I'm always amazed and amused when
I see humorous ESL (English as Second Language) bad translations and misprints
reproduced in advertisements, as on this Burger King poster hanging in Prague's
Hlavní Nadrazí (main train station).
Seriously, there are so many native English speakers in the Czech Republic
(hello, ex-pats!), couldn't mega-corporation Burger King ask someone if this
sounded right before spending a fortune to spread the message? I wasn't the
only one who found it funny--a group of laughing teenage Czech boys gathered
with cell phone cameras and snapped away.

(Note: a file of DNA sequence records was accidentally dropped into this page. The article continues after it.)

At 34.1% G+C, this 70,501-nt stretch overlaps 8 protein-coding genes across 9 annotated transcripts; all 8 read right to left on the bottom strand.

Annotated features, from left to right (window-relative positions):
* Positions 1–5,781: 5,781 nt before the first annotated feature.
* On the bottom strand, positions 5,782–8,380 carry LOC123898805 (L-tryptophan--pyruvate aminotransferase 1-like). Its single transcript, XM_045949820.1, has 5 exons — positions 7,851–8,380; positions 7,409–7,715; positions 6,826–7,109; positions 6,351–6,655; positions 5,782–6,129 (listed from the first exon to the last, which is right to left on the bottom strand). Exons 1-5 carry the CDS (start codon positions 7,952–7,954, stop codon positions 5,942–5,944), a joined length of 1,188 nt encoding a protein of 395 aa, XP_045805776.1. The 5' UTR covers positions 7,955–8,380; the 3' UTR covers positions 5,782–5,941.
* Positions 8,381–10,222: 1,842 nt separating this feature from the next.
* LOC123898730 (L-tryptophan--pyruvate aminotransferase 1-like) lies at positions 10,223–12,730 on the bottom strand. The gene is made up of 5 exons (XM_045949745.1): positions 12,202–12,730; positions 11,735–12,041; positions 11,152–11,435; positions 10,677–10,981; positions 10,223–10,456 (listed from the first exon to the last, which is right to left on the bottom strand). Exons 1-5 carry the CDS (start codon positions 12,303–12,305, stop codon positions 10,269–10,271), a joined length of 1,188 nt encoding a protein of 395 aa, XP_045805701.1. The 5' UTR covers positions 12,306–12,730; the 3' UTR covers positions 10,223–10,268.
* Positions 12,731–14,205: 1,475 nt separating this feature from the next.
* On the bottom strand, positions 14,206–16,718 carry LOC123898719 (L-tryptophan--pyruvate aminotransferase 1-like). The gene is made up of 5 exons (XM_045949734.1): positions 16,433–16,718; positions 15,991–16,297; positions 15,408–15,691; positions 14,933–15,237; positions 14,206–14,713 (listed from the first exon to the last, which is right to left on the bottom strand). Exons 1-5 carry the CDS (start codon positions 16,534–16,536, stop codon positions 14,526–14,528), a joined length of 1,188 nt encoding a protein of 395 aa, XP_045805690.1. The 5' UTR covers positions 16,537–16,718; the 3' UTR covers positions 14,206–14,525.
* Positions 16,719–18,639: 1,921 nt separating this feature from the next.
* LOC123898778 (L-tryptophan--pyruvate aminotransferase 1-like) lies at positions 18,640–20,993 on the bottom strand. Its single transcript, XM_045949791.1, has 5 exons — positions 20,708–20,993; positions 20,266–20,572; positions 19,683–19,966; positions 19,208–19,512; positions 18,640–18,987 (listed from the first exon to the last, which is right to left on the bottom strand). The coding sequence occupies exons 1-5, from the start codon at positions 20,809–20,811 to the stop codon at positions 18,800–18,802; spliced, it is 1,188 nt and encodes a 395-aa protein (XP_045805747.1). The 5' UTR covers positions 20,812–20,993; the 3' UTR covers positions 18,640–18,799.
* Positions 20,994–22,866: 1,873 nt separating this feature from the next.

My best guess was that someone confused "angry" with "hungry," but I thought
it was somehow appropriate in the sense that industrial meat production is
a crime against nature and to do so much gratuitous violence to animals bespeaks
a certain hostility to life itself. Well, the joke was on me.
It turns out
this was intentional, part of a promotion which debuted
in the US in early 2009, supported by an
website featuring the Angry-Gram which encourages users to "send the
subject of your anger a personalized message screamed forth from an animated
Angry is only a word, but the words we use have real impacts on attitude,
behavior, and health. Think angry, get angry.
And, as KRS-ONE brilliantly expounds,
are what you eat.